Lymphocytopenia is a condition in which your blood does not have a sufficient amount of white blood cells. Lymphocytes are cells of the immune system that protect your body from infections. A deficiency of these cells increases your risk of getting infections.
Lymphocytopenia can be long-term or short-term, depending on its cause. Mild cases may go away without treatment. Serious cases require treatments and medicines.
What Are the Causes of Lymphocytopenia?
You may have lymphocytopenia if:
- Your body is not producing enough lymphocytes
- The body is producing enough lymphocytes, but they are being destroyed
- The lymphocytes get trapped in the spleen or lymph nodes.
Lymphocytopenia could be a by-product of other diseases. These conditions may be inherited or acquired.
Inherited conditions. In this case, you inherited the gene causing the disease from your parents. Some inherited diseases that can cause lymphocytopenia are DiGeorge anomaly, ataxia-telangiectasia, and Wiskott-Aldrich syndrome. However, inherited conditions are rare.
Acquired conditions. These conditions are not inherited from your parents. You develop them during your lifetime. An acquired condition that results in lymphocytopenia is AIDS (acquired immunodeficiency syndrome).
Some other acquired causes include steroid therapy, blood cancer, chemotherapy, or autoimmune disorders.
What Are the Symptoms of Lymphocytopenia?
Usually, there are no lymphocytopenia symptoms. Instead, your condition will only be discovered if you get tested or diagnosed for another condition.
How Is Lymphocytopenia Diagnosed?
Lymphocytopenia is diagnosed based on your test results, a physical exam, and your medical history. Since the disease itself does not have any symptoms, your doctor will perform blood tests for other conditions, such as AIDS.
If you have any unusual infections or infections that do not go away for a long time, your doctor may refer you to a specialist to determine the cause of these infections. You may also have to see an immunologist specializing in immune disorders, or a hematologist, a doctor who specializes in blood diseases.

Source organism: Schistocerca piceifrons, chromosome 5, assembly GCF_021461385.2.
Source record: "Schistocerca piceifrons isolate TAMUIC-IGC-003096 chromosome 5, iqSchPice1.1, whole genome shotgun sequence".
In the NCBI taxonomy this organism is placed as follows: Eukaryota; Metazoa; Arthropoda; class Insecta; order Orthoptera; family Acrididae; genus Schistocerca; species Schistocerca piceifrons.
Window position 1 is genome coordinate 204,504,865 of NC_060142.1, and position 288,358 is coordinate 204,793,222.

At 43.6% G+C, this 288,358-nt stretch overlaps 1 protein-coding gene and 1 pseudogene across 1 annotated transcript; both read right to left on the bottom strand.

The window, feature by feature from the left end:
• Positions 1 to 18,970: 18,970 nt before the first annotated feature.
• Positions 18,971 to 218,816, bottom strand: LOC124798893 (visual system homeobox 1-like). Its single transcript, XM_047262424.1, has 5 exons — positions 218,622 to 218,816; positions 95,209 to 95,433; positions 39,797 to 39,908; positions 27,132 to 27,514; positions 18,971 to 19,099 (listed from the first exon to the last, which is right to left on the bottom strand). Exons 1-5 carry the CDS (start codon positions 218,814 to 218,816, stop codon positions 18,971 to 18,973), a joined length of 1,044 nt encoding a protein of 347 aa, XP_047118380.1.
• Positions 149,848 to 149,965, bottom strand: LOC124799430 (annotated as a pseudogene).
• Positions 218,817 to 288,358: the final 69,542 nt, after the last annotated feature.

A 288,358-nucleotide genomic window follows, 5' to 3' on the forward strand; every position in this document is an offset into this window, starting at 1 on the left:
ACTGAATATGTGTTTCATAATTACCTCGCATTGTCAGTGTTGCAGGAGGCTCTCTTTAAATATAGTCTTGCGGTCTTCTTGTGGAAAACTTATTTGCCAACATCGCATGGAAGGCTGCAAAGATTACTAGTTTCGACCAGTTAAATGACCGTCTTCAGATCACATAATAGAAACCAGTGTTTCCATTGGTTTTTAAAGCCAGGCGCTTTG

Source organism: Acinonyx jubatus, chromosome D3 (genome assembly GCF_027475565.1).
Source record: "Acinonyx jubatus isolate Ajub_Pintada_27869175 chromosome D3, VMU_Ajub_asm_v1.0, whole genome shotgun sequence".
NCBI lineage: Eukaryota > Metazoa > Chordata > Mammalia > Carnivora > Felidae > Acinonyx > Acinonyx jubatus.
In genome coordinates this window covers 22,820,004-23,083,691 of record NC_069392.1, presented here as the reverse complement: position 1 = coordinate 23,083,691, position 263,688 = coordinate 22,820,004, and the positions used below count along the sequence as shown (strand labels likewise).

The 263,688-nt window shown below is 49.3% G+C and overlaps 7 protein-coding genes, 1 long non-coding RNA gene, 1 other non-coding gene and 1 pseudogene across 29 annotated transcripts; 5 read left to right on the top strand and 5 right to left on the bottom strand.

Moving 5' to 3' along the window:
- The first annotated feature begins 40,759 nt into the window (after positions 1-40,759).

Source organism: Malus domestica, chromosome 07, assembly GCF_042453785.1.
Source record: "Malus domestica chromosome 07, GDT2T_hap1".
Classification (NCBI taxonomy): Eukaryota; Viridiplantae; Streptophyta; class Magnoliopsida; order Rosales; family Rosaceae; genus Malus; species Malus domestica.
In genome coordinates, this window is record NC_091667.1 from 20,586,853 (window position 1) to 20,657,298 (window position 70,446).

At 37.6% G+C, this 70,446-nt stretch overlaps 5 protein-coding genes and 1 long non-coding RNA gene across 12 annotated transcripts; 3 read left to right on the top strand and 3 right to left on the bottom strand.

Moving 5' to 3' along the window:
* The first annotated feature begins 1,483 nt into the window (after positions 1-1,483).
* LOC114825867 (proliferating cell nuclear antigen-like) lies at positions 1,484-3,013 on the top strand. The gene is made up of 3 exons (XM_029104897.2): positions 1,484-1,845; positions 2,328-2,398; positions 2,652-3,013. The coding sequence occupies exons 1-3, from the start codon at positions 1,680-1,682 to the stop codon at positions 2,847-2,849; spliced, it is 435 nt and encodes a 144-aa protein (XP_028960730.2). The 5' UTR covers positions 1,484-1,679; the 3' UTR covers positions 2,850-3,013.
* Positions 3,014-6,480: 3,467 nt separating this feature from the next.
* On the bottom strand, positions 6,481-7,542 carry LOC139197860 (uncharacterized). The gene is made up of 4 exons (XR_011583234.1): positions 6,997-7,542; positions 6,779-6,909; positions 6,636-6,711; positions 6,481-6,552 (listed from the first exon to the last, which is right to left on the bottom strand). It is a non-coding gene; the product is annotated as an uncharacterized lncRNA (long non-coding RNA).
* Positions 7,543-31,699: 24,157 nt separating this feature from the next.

How Is Lymphocytopenia Treated?
Your lymphocytopenia treatment will depend on how severe your condition is and the underlying condition that is causing it. Mild lymphocytopenia often needs no treatment.
Your doctor will treat infections you may have, as a low lymphocyte count makes it difficult for your body to fight infections.
If you have a blood disease or inherited disease, your doctor will talk to you about other treatment options. Research is being done to find methods for increasing lymphocyte count in people with lymphocytopenia that results from a severe underlying disease. One proposed method is blood and marrow stem cell transplant. The procedure may cure or treat the conditions causing a decreased lymphocyte count.
What Are the Risk Factors for Lymphocytopenia?
You are at risk of getting lymphocytopenia if you have a condition that leads to a low lymphocyte count. Some of these conditions are:
If you are getting chemotherapy or radiation for cancer treatment, you can also be at higher risk of lymphocytopenia.
Can I Prevent Lymphocytopenia?
If your lymphocytopenia is due to an inherited disease, you cannot prevent it. Instead, you can control it by taking the medicines prescribed by your doctor.
Like most other diseases, an early diagnosis can control lymphocytopenia. Doctors in the U.S. screen newborns for conditions that may cause lymphocytopenia. This makes an early diagnosis possible to prevent any serious problems in the future.
If you have repeated or long-lasting infections, talk to your doctor to get immediate help.